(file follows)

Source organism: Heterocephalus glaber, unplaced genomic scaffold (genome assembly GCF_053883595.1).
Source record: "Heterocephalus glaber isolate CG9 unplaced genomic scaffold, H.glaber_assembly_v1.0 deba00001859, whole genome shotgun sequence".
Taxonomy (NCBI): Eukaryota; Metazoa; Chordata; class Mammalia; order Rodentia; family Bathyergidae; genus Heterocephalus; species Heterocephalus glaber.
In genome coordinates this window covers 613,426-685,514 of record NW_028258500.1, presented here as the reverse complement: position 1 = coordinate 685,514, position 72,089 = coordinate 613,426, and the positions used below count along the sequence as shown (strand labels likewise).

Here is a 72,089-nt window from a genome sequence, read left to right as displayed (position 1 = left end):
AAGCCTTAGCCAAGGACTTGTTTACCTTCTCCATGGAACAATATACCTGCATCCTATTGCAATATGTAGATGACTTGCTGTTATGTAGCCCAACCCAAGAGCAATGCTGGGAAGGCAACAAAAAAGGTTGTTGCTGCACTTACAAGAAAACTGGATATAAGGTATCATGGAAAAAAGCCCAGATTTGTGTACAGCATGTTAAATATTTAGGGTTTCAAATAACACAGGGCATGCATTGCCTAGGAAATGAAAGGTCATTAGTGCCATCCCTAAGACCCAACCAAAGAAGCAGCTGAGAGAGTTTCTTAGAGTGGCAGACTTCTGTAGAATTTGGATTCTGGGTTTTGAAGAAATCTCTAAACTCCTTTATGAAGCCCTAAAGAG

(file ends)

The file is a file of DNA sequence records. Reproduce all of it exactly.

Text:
Source organism: Heterocephalus glaber, unplaced genomic scaffold (genome assembly GCF_053883595.1).
Source record: "Heterocephalus glaber isolate CG9 unplaced genomic scaffold, H.glaber_assembly_v1.0 deba00001859, whole genome shotgun sequence".
Taxonomy (NCBI): Eukaryota; Metazoa; Chordata; class Mammalia; order Rodentia; family Bathyergidae; genus Heterocephalus; species Heterocephalus glaber.
In genome coordinates this window covers 613,426-685,514 of record NW_028258500.1, presented here as the reverse complement: position 1 = coordinate 685,514, position 72,089 = coordinate 613,426, and the positions used below count along the sequence as shown (strand labels likewise).

Here is a 72,089-nt window from a genome sequence, read left to right as displayed (position 1 = left end):
AAGCCTTAGCCAAGGACTTGTTTACCTTCTCCATGGAACAATATACCTGCATCCTATTGCAATATGTAGATGACTTGCTGTTATGTAGCCCAACCCAAGAGCAATGCTGGGAAGGCAACAAAAAAGGTTGTTGCTGCACTTACAAGAAAACTGGATATAAGGTATCATGGAAAAAAGCCCAGATTTGTGTACAGCATGTTAAATATTTAGGGTTTCAAATAACACAGGGCATGCATTGCCTAGGAAATGAAAGGTCATTAGTGCCATCCCTAAGACCCAACCAAAGAAGCAGCTGAGAGAGTTTCTTAGAGTGGCAGACTTCTGTAGAATTTGGATTCTGGGTTTTGAAGAAATCTCTAAACTCCTTTATGAAGCCCTAAAGAG